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A grand time for ballet hopefuls

Time:2022-03-22 10:43:00 Source: China Daily China Youth International

Teenage dancers perform at the Tianqiao Theater in Beijing on March 14, during a news conference to announce the launch of the First Ailian Youth Grand Prix.

New youth competition will showcase domestic as well as foreign talent as art form enjoys growing appeal, Chen Nan reports.

The 6-year-old girl danced in her white tutu, before trying the difficult en pointe. This French dance term describes ballet artists carrying their weight and dancing on their toes. Despite her grace and bravery, she failed in her attempt but she won the hearts of the watching audience who burst out in applause. Their members included Feng Ying, president of the National Ballet of China.

"I see great potential in the little girl. She will become a ballerina one day," says Feng.

She was not the only one to impress Feng. A 14-year-old dancer, wearing Chinese folk costume, combined ballet with a tea-picking routine, a folk dance portraying the workers harvesting the crop.

With the child dancers at Tianqiao Theater in Beijing on March 14, Feng announced that the First Ailian Youth Grand Prix had been launched.

"We want to recognize the talent and efforts of young dancers, who are learning ballet. It has been our longtime wish to hold such a competition," says Feng, who will serve as the director of the committee of the First Ailian Youth Grand Prix and will be the chairperson of the competition jury.

Open to young ballet dancers from around the world, the competition will be held online, due to the COVID-19 pandemic, with participants uploading their videos.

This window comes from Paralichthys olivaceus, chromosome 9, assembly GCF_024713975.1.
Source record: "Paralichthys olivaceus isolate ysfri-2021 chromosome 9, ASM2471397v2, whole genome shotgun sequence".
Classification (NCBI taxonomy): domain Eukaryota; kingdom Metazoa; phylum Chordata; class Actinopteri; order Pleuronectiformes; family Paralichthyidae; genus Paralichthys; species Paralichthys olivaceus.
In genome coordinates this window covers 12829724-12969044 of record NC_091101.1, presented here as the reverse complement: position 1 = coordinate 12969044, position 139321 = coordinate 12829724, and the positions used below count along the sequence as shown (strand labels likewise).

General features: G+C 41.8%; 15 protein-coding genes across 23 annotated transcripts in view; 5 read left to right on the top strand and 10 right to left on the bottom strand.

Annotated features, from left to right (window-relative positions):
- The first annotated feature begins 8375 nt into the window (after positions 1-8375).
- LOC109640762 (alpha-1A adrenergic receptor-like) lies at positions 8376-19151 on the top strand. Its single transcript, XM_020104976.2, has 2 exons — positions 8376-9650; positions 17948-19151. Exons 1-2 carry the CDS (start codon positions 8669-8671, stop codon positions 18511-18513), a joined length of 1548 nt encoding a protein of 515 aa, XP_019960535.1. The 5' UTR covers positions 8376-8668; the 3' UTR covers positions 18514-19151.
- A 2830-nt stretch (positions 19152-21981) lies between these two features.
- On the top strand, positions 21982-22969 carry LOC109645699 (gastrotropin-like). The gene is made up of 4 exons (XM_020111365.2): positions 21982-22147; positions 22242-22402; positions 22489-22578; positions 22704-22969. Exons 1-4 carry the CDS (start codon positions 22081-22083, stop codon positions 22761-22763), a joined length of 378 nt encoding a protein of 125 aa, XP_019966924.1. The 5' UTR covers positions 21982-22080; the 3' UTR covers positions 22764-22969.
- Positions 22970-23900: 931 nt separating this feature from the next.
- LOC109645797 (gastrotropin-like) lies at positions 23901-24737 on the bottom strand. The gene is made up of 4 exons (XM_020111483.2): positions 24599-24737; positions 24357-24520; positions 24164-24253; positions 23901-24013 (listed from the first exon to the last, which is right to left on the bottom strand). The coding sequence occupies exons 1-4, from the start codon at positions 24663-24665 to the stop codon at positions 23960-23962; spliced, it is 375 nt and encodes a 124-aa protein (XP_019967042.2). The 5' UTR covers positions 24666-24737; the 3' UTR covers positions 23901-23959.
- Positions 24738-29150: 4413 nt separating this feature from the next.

The preliminary contest will be held from June 10-15 and the final contest will be held from June 25 to July 10. A ceremony and gala, showcasing award-winning dancers, is scheduled to be held in Beijing from July 30-31.

According to Zou Zhirui, the secretary-general of the First Ailian Youth Grand Prix, a former ballerina and current professor of Beijing Dance Academy, the competition will be divided into categories for both professional and amateur participants, from ages 4 to 18.For the professional group, dancers can upload performances as soloists or in a pas de deux. For amateurs, they can compete as soloists, in a pas de deux or as a dance group.

Besides Feng and Zou, the jury members will also include distinguished judges, including Frank Andersen, veteran choreographer and former principal dancer at the Royal Danish Ballet, Nina Ananiashvili, who is the prima ballerina and the director of the State Ballet of Georgia, and Mikko Nissinen, the artistic director of Boston Ballet and Boston Ballet School.

"Besides displaying their talent, we also hope that young people can work together and inspire one another," adds Feng. "It's a great opportunity for us to see new talent, and they will be offered the chance to work with dancers of the National Ballet of China."

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